Public Housing Subsidies:
Revisions to HUD's Performance Funding System Could Improve Adequacy of Funding
RCED-98-174, Jun 19, 1998
Pursuant to a legislative requirement, GAO reviewed the Department of Housing and Urban Development's (HUD) Performance Funding System (PFS) for allocating appropriated funds to housing agencies as operating subsidies, focusing on: (1) how PFS allocates the congressionally appropriated subsidy among public housing agencies; (2) whether PFS meets the subsidy needs of individual housing agencies; (3) how HUD's budget estimates of housing agencies' annual need for operating subsidies are developed and whether the estimates are appropriate; and (4) some of the possible options that HUD might have for changing PFS to make it a more effective tool for subsidizing housing agencies.
GAO noted that: (1) PFS allocates the congressional appropriation by providing an operating subsidy to each housing agency based on that agency's HUD-approved operating expenses during the base year 1975, less its income, plus certain annual adjustments; (2) the adjusted base year cost is known as the allowable expense level; (3) HUD did not develop its allocation method on the basis of standards of housing needs because it believed that reaching a consensus on these standards would have been too difficult; (4) however, twice over the last 23 years, HUD developed and used cost models based on specific factors directly related to the operating costs of well-managed housing agencies, including the age and height of buildings and the prevailing government wage rates; (5) the operating subsidies that the PFS provides to housing agencies may not be adequate for agencies with base year expenditures that were low or agencies with operating circumstances or costs that have undergone significant change since 1975; (6) although the PFS provides for annual adjustments to account for inflation and the aging of public housing stock, these increases might not have been enough for the agencies with base year spending that did not adequately reflect their needs or those with expenses that have increased more rapidly than HUD's allowed adjustments; (7) GAO found that agencies have experienced significant operational changes since 1975 that have affected their costs; (8) to develop its budget estimate for the operating subsidies housing agencies will need in a coming fiscal year, HUD estimates the needs of a representative sample of housing agencies and projects this estimate to the population of nearly 3,200 housing agencies; (9) inadequate subsidies can be a serious problem for housing agencies that are highly dependent on subsidies and need them to meet current obligations; (10) HUD has several options for making PFS a more accurate and effective funding tool; (11) in the past, information on physical housing conditions, comparative costs, or other data needed to implement a cost model has not been readily obtainable, and the cost of developing such information for all agencies was believed to be high; and (12) data that HUD is currently developing on housing agencies' financial and physical conditions should be useful to HUD as it considers new ways of allocating operating subsidies.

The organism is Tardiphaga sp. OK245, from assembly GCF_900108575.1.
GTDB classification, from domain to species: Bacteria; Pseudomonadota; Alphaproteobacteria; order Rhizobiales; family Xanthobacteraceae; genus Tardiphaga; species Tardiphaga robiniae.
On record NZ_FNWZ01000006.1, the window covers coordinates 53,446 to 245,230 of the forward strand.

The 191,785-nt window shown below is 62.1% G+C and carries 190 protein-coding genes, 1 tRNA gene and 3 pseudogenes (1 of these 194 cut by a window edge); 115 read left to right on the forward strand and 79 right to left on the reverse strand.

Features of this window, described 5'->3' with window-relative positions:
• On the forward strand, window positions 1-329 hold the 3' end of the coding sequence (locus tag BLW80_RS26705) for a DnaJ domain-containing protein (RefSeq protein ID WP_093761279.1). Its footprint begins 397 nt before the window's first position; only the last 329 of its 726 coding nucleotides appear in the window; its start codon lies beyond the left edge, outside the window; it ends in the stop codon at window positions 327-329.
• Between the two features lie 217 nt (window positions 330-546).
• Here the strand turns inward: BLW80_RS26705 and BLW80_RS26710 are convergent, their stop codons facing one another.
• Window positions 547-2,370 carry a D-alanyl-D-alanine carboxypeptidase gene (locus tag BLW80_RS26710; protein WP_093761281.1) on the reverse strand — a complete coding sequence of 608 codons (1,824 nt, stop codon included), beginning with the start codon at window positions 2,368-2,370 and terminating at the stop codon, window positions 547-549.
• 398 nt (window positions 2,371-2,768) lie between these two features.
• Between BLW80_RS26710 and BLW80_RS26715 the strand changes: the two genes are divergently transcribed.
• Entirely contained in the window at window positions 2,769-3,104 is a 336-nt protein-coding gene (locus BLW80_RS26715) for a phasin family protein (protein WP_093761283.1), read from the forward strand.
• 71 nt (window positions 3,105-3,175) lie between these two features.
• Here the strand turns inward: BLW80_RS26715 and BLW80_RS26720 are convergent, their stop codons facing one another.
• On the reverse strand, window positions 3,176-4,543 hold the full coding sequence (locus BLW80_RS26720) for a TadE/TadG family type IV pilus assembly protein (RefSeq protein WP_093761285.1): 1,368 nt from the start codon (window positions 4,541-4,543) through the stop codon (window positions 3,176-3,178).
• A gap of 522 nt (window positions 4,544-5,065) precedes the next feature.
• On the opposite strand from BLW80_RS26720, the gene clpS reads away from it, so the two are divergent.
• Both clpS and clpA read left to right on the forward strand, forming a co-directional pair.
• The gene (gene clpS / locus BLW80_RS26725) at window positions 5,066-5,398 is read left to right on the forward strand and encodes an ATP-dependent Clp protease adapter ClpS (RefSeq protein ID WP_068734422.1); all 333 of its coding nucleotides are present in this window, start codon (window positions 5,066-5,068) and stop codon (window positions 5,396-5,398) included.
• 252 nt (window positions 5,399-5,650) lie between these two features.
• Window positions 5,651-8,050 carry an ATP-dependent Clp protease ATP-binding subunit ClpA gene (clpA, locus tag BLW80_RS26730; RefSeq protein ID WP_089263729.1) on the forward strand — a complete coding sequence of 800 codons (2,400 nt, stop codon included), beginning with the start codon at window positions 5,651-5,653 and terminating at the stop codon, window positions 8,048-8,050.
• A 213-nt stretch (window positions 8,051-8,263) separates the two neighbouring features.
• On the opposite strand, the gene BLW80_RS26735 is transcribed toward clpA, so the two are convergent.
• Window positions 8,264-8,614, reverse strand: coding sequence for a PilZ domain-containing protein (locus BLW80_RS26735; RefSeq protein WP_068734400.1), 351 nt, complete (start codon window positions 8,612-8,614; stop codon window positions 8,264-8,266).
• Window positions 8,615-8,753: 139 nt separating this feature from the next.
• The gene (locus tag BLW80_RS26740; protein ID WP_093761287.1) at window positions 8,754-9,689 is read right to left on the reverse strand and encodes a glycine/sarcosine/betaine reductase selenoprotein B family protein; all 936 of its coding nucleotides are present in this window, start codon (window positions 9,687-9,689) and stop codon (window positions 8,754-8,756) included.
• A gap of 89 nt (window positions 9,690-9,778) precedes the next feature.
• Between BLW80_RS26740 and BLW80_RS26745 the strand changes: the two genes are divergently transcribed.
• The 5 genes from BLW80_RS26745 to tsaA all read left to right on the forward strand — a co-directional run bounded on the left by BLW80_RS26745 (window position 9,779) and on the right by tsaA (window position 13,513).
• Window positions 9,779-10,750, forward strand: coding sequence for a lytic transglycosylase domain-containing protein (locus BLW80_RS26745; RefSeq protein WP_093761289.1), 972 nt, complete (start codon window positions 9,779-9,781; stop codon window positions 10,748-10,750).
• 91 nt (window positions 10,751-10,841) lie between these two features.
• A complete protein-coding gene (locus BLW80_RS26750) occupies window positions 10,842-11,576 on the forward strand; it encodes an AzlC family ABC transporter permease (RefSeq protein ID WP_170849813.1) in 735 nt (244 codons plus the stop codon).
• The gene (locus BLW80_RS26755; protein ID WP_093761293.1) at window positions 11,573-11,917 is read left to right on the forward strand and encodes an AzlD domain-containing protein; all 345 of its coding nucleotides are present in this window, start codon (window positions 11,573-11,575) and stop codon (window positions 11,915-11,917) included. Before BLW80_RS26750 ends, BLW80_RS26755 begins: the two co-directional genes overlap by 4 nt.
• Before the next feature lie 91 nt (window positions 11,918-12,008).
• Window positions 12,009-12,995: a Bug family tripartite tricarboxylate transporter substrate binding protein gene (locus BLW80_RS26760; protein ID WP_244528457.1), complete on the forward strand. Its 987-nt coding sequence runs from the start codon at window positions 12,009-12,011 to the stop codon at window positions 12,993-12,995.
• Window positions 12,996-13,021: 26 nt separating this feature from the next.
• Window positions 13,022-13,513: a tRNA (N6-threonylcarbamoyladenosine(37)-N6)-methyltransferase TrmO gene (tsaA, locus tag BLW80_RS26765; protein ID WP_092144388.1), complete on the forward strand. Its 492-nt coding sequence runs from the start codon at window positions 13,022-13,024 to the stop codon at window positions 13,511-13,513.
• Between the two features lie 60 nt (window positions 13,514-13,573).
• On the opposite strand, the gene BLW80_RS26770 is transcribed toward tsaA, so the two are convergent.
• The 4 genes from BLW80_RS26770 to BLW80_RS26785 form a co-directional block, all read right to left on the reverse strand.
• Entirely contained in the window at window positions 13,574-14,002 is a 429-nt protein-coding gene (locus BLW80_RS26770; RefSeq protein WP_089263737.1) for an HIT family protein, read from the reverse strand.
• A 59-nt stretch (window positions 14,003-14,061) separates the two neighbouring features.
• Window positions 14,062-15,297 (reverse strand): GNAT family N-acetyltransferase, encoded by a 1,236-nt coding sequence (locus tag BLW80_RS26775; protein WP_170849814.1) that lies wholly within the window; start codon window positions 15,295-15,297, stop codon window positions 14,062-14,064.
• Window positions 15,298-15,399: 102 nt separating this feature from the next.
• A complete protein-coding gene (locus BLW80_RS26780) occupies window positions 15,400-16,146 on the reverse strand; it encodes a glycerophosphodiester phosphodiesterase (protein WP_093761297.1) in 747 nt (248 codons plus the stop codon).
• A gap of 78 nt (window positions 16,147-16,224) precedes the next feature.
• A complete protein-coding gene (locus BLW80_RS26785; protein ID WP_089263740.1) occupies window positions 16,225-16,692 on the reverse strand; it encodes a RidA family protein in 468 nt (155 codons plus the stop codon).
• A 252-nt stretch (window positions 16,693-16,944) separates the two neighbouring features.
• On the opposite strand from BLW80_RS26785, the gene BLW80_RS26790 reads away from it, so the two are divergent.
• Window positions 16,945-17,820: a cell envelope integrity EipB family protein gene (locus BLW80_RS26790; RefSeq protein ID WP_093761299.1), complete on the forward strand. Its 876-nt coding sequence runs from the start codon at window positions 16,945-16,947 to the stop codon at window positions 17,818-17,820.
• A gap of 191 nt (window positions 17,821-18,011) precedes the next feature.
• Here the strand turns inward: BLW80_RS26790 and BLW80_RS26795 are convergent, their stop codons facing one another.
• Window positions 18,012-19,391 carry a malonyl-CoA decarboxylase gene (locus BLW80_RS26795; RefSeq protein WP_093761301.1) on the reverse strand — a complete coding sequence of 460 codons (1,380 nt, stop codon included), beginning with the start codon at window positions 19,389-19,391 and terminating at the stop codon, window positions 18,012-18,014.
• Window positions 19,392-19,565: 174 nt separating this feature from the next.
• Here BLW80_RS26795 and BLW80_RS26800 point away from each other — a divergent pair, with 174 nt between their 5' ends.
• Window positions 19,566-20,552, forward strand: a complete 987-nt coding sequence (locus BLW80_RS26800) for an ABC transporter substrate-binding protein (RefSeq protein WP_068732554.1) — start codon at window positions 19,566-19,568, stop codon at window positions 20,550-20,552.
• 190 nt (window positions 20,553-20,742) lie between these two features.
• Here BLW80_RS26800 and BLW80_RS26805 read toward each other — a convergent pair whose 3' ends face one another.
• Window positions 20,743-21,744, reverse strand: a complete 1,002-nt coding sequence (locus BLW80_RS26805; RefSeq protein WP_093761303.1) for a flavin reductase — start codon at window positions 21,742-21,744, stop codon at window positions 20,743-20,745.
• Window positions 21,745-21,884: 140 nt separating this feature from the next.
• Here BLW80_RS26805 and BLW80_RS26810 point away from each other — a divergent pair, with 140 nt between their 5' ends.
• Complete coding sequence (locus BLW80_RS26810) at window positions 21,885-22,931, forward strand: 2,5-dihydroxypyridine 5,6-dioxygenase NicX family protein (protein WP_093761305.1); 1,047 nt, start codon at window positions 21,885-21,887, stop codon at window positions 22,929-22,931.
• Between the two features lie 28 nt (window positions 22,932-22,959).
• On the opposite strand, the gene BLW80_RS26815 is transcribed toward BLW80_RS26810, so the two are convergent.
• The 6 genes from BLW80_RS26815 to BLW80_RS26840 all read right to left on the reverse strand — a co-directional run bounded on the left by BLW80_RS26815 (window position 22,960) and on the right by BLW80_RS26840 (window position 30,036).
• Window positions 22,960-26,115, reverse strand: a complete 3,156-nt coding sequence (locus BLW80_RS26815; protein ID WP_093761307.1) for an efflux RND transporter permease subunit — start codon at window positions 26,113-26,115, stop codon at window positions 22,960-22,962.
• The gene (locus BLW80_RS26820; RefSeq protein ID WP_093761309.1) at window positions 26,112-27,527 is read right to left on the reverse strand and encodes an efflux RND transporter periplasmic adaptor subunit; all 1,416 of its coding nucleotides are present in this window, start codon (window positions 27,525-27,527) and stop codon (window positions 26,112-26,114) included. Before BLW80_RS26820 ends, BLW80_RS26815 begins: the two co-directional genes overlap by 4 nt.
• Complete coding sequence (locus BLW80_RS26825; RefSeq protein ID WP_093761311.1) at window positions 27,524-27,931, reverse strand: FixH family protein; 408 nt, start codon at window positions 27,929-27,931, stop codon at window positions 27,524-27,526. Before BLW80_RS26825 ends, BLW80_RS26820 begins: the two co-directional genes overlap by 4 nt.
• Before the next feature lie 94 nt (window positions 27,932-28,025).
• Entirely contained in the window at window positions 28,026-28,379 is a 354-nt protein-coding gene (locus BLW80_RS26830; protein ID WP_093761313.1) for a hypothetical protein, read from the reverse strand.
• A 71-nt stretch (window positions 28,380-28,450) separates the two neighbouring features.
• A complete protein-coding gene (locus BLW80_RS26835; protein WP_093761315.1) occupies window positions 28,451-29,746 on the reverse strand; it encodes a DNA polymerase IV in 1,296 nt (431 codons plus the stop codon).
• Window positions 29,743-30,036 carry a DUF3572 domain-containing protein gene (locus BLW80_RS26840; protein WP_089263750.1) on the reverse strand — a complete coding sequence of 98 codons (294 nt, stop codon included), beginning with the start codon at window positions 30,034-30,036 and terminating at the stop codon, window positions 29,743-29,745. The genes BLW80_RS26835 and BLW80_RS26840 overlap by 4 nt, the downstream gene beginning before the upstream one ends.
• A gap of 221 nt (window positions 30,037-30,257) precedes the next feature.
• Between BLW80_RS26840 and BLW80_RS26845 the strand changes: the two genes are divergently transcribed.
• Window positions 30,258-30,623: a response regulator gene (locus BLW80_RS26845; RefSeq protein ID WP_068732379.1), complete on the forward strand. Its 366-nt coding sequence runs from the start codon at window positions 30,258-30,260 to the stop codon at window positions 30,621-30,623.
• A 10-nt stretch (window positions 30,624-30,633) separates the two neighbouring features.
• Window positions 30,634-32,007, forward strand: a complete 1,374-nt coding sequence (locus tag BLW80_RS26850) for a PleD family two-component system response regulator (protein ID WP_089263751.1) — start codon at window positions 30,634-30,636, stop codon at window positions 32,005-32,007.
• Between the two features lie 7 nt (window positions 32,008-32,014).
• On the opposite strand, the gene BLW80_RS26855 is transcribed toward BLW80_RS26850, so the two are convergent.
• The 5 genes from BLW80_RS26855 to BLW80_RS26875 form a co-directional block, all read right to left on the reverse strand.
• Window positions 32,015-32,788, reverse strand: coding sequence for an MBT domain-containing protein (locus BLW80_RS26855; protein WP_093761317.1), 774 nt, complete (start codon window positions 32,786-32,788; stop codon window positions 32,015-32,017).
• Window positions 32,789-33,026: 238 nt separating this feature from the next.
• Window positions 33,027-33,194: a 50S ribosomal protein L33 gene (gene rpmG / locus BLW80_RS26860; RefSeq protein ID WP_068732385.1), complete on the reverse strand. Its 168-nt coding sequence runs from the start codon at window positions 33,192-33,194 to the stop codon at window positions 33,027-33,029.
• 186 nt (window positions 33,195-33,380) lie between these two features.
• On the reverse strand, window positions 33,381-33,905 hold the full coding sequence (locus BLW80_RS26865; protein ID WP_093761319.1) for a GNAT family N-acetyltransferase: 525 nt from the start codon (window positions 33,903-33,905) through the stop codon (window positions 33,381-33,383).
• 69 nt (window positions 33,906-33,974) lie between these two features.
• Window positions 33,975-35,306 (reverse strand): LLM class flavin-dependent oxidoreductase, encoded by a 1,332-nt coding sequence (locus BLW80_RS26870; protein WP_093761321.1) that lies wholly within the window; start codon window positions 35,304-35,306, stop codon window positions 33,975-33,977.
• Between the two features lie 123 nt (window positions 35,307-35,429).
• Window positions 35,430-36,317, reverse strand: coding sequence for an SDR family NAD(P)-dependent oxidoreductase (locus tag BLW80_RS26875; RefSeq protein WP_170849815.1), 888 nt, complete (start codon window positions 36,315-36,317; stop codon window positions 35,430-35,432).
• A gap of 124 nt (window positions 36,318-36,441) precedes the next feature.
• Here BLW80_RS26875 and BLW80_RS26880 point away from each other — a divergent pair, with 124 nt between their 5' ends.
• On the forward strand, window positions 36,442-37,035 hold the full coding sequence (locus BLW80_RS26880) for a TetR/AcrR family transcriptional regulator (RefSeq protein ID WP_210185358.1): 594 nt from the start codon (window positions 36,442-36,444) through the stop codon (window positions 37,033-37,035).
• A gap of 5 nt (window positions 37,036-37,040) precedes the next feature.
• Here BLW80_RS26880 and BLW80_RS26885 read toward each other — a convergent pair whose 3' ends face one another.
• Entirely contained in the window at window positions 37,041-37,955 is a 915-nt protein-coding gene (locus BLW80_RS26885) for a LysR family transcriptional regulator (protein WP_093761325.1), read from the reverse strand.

- Closed - implemented
- Closed - not implemented
Recommendation for Executive Action
Recommendation: As HUD considers its various options for redesigning the PFS, the Secretary of Housing and Urban Development should also consider establishing a process that: (1) allows housing agencies to appeal their expense levels when they believe that significant changes have occurred over time in their operating circumstances that cause their subsidy to be inappropriate; and (2) HUD can use to review housing agencies' expense levels that it believes may be excessive.
Agency Affected: Department of Housing and Urban Development
Status: Closed - Not Implemented
Comments: This recommendation is now 7 years old and still not implemented. Events relating to the funding of public housing have moved beyond this recommendation. Therefore, the recommendation is being closed as not implemented.